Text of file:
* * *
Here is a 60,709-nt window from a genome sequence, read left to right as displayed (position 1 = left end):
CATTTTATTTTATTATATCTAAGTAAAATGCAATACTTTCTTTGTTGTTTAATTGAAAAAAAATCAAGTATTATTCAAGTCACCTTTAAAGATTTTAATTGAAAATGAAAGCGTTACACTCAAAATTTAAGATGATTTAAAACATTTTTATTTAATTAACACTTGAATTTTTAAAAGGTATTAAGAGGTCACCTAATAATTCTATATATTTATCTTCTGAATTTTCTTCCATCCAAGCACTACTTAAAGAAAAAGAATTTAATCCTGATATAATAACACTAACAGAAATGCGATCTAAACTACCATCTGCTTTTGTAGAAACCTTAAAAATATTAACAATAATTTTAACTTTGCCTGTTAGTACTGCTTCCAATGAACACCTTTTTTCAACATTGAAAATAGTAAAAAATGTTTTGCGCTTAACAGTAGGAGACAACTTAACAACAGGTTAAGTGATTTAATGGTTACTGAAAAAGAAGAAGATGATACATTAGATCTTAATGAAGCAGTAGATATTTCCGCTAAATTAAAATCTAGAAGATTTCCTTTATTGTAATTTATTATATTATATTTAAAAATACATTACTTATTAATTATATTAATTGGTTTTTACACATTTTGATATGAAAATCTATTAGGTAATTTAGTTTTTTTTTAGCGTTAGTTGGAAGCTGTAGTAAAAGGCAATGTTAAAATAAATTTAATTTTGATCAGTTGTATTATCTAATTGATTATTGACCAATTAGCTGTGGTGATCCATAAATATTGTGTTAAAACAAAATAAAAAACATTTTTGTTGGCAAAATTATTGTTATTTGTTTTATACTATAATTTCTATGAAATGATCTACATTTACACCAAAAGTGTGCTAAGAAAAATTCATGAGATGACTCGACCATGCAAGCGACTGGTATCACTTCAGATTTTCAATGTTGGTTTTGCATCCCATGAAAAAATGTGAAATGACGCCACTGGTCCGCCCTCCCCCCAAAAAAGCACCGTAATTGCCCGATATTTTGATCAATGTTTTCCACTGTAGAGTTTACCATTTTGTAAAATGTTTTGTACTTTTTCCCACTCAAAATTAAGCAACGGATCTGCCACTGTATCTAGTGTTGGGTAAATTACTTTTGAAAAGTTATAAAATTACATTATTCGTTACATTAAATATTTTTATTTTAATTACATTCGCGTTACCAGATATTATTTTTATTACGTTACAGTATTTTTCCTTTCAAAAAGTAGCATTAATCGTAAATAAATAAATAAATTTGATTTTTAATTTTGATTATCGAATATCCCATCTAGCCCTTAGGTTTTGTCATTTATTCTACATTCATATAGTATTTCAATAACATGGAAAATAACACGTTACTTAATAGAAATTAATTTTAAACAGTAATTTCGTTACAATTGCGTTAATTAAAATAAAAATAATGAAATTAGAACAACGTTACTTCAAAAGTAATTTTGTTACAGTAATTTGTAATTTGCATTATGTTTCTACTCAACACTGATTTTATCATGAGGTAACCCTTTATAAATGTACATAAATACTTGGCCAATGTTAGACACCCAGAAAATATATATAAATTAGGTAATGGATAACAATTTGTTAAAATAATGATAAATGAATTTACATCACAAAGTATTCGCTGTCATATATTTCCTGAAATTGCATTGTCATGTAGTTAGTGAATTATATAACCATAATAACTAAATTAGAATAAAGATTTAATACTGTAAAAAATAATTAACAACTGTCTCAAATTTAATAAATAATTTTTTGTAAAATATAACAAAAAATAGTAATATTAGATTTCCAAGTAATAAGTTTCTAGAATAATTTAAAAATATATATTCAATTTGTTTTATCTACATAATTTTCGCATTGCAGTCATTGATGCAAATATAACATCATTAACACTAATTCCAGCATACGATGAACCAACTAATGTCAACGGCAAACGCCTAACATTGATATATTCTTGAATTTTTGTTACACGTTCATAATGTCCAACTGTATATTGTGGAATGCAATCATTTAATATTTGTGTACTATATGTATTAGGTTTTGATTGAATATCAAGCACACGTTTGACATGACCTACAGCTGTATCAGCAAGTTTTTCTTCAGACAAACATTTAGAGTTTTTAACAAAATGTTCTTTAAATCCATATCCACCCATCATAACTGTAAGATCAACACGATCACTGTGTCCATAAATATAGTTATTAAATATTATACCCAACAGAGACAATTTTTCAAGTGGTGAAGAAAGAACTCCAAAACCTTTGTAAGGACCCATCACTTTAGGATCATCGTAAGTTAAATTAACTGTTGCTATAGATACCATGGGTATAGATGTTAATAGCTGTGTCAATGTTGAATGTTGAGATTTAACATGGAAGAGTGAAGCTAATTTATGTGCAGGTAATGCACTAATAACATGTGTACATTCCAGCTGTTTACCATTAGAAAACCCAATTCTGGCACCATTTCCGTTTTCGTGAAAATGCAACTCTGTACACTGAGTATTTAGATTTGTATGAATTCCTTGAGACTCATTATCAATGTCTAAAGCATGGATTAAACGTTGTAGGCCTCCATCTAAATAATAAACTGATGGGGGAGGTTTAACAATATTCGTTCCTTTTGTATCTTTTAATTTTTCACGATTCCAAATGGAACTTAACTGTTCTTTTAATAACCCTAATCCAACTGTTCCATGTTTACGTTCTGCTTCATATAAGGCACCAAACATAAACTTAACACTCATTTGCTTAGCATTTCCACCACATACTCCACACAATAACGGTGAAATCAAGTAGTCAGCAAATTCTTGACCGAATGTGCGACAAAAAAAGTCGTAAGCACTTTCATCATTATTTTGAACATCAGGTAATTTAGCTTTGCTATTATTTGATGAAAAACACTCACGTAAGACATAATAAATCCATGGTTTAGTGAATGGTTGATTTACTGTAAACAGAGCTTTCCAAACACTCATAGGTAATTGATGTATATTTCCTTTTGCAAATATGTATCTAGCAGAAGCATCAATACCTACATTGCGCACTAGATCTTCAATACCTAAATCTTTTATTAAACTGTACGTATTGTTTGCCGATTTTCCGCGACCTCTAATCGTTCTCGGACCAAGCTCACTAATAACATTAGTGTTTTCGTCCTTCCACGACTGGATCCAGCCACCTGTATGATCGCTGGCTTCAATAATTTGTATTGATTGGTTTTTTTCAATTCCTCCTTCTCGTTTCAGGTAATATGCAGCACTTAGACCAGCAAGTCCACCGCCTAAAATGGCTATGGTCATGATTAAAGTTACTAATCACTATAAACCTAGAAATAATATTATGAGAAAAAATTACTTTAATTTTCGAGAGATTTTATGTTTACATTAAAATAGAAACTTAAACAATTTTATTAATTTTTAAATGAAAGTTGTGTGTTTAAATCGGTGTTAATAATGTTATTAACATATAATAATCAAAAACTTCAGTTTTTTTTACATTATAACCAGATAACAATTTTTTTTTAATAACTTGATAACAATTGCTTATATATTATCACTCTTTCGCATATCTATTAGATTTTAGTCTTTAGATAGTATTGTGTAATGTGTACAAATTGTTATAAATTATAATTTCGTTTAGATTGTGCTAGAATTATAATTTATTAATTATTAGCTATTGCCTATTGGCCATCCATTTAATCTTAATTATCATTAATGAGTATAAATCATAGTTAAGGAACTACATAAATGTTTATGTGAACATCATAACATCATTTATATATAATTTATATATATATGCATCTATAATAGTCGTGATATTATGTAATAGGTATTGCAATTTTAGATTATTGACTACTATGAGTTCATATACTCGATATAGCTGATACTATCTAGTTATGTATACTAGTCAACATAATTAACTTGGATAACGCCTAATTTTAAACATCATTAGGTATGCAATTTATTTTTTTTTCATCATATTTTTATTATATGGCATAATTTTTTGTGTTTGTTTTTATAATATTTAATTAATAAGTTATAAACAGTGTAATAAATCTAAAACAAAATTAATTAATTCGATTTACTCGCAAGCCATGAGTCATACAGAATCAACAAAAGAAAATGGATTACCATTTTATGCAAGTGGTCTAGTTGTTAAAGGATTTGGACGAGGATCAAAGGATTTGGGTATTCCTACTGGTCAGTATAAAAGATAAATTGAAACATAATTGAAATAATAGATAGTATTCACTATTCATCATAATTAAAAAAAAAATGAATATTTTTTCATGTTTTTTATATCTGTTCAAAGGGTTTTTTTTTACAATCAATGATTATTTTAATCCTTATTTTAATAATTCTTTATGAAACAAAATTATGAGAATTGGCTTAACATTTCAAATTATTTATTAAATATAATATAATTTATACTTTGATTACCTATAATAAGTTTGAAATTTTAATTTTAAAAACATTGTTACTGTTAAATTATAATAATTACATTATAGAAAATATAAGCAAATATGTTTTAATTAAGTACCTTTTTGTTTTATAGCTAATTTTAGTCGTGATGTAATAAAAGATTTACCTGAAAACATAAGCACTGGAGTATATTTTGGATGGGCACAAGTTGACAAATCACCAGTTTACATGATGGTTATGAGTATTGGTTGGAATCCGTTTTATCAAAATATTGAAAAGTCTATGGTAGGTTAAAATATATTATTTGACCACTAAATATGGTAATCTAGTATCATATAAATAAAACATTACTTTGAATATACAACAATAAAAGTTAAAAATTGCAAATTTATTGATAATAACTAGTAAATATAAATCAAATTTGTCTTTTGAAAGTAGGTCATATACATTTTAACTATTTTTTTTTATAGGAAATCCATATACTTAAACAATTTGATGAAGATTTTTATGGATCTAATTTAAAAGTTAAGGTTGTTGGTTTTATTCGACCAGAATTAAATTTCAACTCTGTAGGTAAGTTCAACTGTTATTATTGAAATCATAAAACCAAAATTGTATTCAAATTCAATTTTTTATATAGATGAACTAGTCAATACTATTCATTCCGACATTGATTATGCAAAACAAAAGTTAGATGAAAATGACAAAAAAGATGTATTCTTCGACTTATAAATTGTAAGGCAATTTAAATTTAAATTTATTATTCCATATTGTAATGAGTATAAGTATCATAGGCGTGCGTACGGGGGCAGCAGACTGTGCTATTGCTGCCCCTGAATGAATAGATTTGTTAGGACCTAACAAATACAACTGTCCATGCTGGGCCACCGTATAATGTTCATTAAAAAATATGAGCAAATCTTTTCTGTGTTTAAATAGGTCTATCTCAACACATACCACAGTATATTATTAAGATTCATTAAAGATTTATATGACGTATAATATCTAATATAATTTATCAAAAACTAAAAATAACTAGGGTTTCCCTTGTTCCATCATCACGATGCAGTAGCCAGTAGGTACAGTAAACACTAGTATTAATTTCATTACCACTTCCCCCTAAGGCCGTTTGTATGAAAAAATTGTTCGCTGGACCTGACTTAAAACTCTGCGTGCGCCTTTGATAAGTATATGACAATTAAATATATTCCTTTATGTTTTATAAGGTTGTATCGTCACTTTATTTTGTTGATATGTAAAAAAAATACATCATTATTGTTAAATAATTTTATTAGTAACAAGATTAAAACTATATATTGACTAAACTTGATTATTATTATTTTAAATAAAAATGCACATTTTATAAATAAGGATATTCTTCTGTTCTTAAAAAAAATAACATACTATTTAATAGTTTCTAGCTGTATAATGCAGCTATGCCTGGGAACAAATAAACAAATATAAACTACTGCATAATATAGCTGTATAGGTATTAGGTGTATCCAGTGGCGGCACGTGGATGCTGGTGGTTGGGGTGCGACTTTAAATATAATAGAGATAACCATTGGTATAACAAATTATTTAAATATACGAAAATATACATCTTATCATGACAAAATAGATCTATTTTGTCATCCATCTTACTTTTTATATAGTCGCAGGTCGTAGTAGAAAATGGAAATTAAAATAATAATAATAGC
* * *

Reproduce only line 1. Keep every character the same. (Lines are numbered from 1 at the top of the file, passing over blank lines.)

Here is a 60,709-nt window from a genome sequence, read left to right as displayed (position 1 = left end):